The winter rally in banks is clearly over, but these stocks could well perk up again as the economy reaches the "sweet spot" of its cycle, says Sally Pope Davis of Goldman, Sachs & Co.
That is the stage at which the economic expansion is obviously losing some steam, but business conditions continue to be healthy in most important respects.
For banks, it means that loan demand is slackening but still brisk while short-term interest rates are at their peak level.
"Banks have quite a number of positives going for them, and that should become more apparent to investors as rate increase fears subside," Ms. Davis said in a recent interview.
The sweet spot is a sports term referring to the part of a tennis racket, baseball bat, or hockey stick delivering optimum power for hitting the ball or puck.
The best recent example of hitting the economic sweet spot occurred in 1984-86, she said. In that period the growth rate of the nation's gross domestic product was still above 3% but flattening.
At the same time, there was a flattening yield curve across the various maturities of Treasury securities as well as generally flattening net interest margins at banks.
And, Ms. Davis pointed out, it was a time of market outperformance for many bank stocks, particularly the regionals, that corresponded with the initial burst of interstate merger activity.
The same period, in the view of some economists, set the stage for one of the rare postwar "soft landings" of the economy, in which business expansion slowed but a recession was postponed.
Bankers, economists, and investment community professionals are keenly watching economic data right now, hoping another soft landing will come into view.
The February rally in banks was due in large part to investor sentiment that the Federal Reserve may be finished, or nearly so, tightening credit to brake the economy.
Ms. Davis said she believes the nearing of the economy's sweet spot has been obscured "by too much attention, and fear, about the condition of the banks' bond portfolios."
While there have been several highly publicized cases of portfolio mismatches that damaged earnings as rates rose during the past year, the majority of banks were not hurt much, she noted.
Is the economic sweet spot approaching again? If so, when might it get here? Meanwhile, what will happen to bank stocks?
"I still think we could get a soft landing rally for the banks," Ms. Davis said this week, "but it could be some distance away yet. There is still impressive strength in the economy."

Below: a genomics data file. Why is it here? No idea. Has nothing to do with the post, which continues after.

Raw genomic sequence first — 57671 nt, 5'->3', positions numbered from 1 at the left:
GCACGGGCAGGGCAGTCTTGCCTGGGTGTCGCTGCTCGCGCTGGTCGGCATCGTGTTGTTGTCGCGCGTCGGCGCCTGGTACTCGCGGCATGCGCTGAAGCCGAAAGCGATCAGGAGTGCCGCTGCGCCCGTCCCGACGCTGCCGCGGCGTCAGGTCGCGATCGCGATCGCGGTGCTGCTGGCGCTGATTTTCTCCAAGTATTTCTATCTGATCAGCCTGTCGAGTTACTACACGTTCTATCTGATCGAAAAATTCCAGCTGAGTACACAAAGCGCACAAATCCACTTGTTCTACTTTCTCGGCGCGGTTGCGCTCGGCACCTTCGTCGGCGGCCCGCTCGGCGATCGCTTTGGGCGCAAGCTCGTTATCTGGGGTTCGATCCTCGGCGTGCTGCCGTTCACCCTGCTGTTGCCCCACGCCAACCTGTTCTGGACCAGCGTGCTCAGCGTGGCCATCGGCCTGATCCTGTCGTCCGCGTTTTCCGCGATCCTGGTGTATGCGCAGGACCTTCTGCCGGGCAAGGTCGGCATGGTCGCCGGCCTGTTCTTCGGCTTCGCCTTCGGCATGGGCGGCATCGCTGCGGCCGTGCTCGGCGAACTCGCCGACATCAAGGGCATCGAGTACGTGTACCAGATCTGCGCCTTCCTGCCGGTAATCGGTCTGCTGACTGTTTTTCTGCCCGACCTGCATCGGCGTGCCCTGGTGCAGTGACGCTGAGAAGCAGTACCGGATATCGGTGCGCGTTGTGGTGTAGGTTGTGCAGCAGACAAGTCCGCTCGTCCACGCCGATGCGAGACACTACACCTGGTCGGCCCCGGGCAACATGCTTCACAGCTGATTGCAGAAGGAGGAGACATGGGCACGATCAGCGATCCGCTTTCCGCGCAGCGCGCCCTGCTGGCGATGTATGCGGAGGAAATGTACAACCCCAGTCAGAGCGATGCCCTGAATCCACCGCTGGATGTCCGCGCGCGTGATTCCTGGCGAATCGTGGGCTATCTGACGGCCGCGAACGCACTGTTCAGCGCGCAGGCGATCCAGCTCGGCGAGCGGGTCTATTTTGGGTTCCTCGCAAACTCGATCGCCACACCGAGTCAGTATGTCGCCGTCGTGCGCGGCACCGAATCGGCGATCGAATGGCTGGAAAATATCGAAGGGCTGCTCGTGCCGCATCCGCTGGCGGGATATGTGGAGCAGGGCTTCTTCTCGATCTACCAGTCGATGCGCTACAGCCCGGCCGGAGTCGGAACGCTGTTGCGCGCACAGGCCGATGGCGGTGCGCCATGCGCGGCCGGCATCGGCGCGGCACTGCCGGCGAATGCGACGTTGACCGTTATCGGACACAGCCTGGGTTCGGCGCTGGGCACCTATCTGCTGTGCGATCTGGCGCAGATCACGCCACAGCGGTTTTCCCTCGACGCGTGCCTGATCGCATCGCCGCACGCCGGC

In the interim, she said, "banks are still struggling with what I call the liability sensitivity hangout." Earnings will probably mark time "until the banks can reinvest their securities portfolio and get some revenue growth," she said.
"We will need to get some confirmation on bank revenues," she said. "Before that happens these stocks are probably going to have trouble breaking out."
Ms. Davis said many banks are telling analysts that their earnings will be "back-ended" this year, meaning that the better growth will take place toward the end of the year.
Skeptical investors will probably take a wait-and-see approach about this, she said, "but the case can certainly be made that there is a tremendous amount of asset repricing yet to happen for the banks."
That includes credit cards at below-market "teaser" rates of interest that can be repriced upward, investment securities that can be rolled over for better returns, and derivatives that might be rolled off portfolios entirely.
As a result, she said "we could very well have a period later where banks will show good earnings growth and compare well with earnings figures for other stocks."
Ms. Davis does not anticipate many signs of this in the banks' first- quarter earnings, due in about a month. But as summer approaches, a shift toward late-cycle behavior could begin.
Over time, however, bank stock prices tend to move in line with GDP growth as well as loan growth, she said. While banks can be good late- cycle performers, the approaching end of a business cycle always dictates caution.
"The chances do seem to be fairly good for a soft landing," she said, "but we would not want to own the banks in a recession."